Five-time Paralympic champion Elizabeth Edmondson made history at the Tokyo 1964 Paralympic Games when she became the youngest Australian athlete to win a Paralympic gold medal. Today she celebrates her 68th birthday.

On 27 September 1951, only a year before the American virologist Jonas Salk developed an effective vaccine, 14-month-old Elizabeth Edmondson was diagnosed with polio. She became a paraplegic and spent the next 14 months recovering in The Golden Age Children’s Polio Convalescent Home in Perth.

Her love affair with the pool began three years later at the since demolished Crawley Baths in Matilda Bay, Swan River, where she first learned to swim.

“My coach, Mr Hughes, walked backwards with his hand under my head while I swam backstroke,” explained Edmondson. “For dog paddle and freestyle, he used a piece of wood on a rope, which I would hold onto, while he towed me up and down the pool.”

In 1964, after unexpectedly breaking a world record in freestyle – unexpected in that Edmondson did not realise there were world records for swimmers with disabilities – she made a pit stop in Adelaide to qualify for the Tokyo 1964 Paralympic Games. With talent like Edmondson’s, her attendance was only a formality, and on 5 November 1964 she departed Sydney as part of a 15-strong Australian contingent for the second edition of the Paralympic Games.

“With the confidence of youth, I expected to win and I did,” said Edmondson, who returned home with three gold medals – one by name only as organisers ran short. At 14, she was the youngest Australian to win a medal at the Paralympic Games until Maddison Elliott in 2012, and the youngest of all athletes competing in Tokyo.

“I am proud of the fact that for 48 years I was the youngest Paralympic swimmer to win a gold medal for Australia. After 54 years, I am still the youngest swimmer to win an individual gold medal for Australia,” said Edmondson.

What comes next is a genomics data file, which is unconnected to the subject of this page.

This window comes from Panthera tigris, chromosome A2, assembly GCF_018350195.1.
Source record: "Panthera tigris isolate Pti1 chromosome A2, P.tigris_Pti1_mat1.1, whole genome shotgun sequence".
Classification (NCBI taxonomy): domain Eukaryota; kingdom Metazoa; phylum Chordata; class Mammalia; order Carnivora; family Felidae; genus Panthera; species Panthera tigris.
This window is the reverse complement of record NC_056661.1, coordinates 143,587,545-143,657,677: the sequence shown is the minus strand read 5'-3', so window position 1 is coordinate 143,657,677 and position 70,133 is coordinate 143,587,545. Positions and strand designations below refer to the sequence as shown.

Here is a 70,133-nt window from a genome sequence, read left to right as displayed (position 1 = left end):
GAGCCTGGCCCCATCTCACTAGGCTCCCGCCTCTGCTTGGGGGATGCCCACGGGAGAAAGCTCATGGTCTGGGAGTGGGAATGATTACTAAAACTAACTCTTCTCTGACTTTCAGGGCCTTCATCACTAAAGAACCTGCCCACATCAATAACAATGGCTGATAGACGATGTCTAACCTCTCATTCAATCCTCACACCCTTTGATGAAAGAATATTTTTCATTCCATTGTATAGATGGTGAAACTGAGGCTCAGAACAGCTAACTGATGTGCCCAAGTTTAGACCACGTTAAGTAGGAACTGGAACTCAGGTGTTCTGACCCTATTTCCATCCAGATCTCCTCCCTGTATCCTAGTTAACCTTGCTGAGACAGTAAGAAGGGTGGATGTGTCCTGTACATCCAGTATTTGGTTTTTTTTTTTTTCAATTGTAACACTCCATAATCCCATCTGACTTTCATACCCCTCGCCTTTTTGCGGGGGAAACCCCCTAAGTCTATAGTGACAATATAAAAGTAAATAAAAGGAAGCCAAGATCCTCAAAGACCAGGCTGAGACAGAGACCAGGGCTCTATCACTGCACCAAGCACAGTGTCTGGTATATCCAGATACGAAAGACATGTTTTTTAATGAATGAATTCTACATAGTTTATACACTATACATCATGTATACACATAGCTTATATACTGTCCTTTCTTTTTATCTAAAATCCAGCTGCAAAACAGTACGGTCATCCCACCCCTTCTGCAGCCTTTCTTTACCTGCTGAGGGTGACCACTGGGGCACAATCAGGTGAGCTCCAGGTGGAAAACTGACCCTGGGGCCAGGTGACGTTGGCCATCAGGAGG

“As the Paralympic movement becomes more widely recognised, I am now more aware of what I achieved all those years ago. I came home and went to school the next day – no ticker tape parades or OAMs for medal winners in those days.

“I only knew that I was the youngest athlete when I read it on my Wikipedia page,” she added.*

After collecting another two gold and one silver medal at the Tel Aviv 1968 Paralympic Games, Edmondson retired from Para-swimming at the ripe age of 18, before making a comeback in 2006 in Masters events.

These days, she spends most of her time advocating for improved conditions for people with disabilities, as a member of six government and corporate advisory committees. In her words, she’s “not so keen to go swimming on these chilly winter mornings”.

*The Australian Paralympic Committee through the Australian Paralympic History Project has put in an immense amount of work over the last eight years to create around 900 new articles on Wikipedia, including one for every Australian Paralympic medallist.

To learn more about Elizabeth Edmondson’s incredible story, go to nla.gov.au/nla.obj-219097989/listen.

For more information on the Australian Paralympic History Project, go to paralympic.org.au/australian-paralympic-history-project/.

By APC Media
Posted: 01/07/2018

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